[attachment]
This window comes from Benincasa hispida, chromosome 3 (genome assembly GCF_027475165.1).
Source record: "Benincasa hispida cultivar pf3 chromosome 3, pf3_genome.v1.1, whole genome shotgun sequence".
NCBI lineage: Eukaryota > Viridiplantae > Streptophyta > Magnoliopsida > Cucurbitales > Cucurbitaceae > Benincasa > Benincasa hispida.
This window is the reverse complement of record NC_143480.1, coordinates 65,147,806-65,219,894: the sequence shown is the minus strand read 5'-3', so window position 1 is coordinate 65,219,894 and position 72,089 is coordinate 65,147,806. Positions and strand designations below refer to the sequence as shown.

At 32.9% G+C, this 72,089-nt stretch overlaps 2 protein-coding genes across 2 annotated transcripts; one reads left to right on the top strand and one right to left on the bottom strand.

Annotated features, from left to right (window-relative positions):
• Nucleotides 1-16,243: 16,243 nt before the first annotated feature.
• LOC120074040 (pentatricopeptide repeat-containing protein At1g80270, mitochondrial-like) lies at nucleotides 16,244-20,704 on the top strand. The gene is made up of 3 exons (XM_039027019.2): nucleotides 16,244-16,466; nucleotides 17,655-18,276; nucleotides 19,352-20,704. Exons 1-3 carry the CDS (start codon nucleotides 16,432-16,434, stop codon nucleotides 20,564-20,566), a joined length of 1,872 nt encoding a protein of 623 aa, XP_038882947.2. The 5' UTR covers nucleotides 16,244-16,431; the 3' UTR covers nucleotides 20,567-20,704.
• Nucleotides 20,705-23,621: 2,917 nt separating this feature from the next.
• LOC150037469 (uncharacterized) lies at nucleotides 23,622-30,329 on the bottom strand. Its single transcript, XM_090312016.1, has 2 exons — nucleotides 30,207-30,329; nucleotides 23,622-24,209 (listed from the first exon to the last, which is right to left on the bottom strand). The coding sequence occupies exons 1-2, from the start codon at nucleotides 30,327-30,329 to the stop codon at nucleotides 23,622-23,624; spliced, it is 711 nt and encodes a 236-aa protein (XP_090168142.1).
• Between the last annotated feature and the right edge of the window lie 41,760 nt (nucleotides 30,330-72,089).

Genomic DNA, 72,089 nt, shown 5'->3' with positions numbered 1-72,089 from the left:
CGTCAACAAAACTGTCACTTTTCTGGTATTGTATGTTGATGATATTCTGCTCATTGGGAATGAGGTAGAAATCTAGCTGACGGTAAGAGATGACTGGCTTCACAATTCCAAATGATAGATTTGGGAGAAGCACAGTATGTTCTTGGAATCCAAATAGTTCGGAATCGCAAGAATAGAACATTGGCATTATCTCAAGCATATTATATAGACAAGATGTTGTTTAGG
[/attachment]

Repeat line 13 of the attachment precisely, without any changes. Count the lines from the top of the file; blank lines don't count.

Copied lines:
CGTCAACAAAACTGTCACTTTTCTGGTATTGTATGTTGATGATATTCTGCTCATTGGGAATGAGGTAGAAATCTAGCTGACGGTAAGAGATGACTGGCTTCACAATTCCAAATGATAGATTTGGGAGAAGCACAGTATGTTCTTGGAATCCAAATAGTTCGGAATCGCAAGAATAGAACATTGGCATTATCTCAAGCATATTATATAGACAAGATGTTGTTTAGG